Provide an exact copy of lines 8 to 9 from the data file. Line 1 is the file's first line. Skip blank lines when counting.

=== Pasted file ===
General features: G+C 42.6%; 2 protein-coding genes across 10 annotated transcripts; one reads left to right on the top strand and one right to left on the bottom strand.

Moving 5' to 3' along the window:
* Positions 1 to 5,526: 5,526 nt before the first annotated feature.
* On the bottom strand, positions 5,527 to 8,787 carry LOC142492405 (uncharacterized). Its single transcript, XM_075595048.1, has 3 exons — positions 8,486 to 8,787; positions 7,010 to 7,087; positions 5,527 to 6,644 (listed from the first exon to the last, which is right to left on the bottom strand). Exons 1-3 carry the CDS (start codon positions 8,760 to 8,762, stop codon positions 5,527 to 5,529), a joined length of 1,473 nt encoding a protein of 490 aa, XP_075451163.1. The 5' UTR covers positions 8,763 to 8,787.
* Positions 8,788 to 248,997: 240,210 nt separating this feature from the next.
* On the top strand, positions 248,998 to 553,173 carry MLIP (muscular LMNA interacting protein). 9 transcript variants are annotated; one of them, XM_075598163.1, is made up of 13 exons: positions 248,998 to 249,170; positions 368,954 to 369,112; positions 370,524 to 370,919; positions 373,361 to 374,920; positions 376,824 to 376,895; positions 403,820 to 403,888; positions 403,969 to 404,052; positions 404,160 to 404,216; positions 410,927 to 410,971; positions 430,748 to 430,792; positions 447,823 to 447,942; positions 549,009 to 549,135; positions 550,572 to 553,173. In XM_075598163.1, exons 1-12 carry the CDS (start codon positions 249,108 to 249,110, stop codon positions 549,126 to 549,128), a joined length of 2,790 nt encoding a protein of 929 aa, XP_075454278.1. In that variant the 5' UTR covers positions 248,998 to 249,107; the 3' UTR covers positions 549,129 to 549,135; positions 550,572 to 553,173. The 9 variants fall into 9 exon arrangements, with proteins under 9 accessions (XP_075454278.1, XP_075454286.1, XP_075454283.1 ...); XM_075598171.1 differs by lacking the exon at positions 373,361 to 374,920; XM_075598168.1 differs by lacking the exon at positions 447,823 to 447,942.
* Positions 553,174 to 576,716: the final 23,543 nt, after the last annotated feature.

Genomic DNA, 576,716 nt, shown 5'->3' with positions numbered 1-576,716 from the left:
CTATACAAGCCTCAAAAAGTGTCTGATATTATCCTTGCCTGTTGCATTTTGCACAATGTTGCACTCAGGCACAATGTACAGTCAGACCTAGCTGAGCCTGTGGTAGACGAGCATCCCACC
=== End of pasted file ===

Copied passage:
Genomic DNA, 576,716 nt, shown 5'->3' with positions numbered 1-576,716 from the left:
CTATACAAGCCTCAAAAAGTGTCTGATATTATCCTTGCCTGTTGCATTTTGCACAATGTTGCACTCAGGCACAATGTACAGTCAGACCTAGCTGAGCCTGTGGTAGACGAGCATCCCACC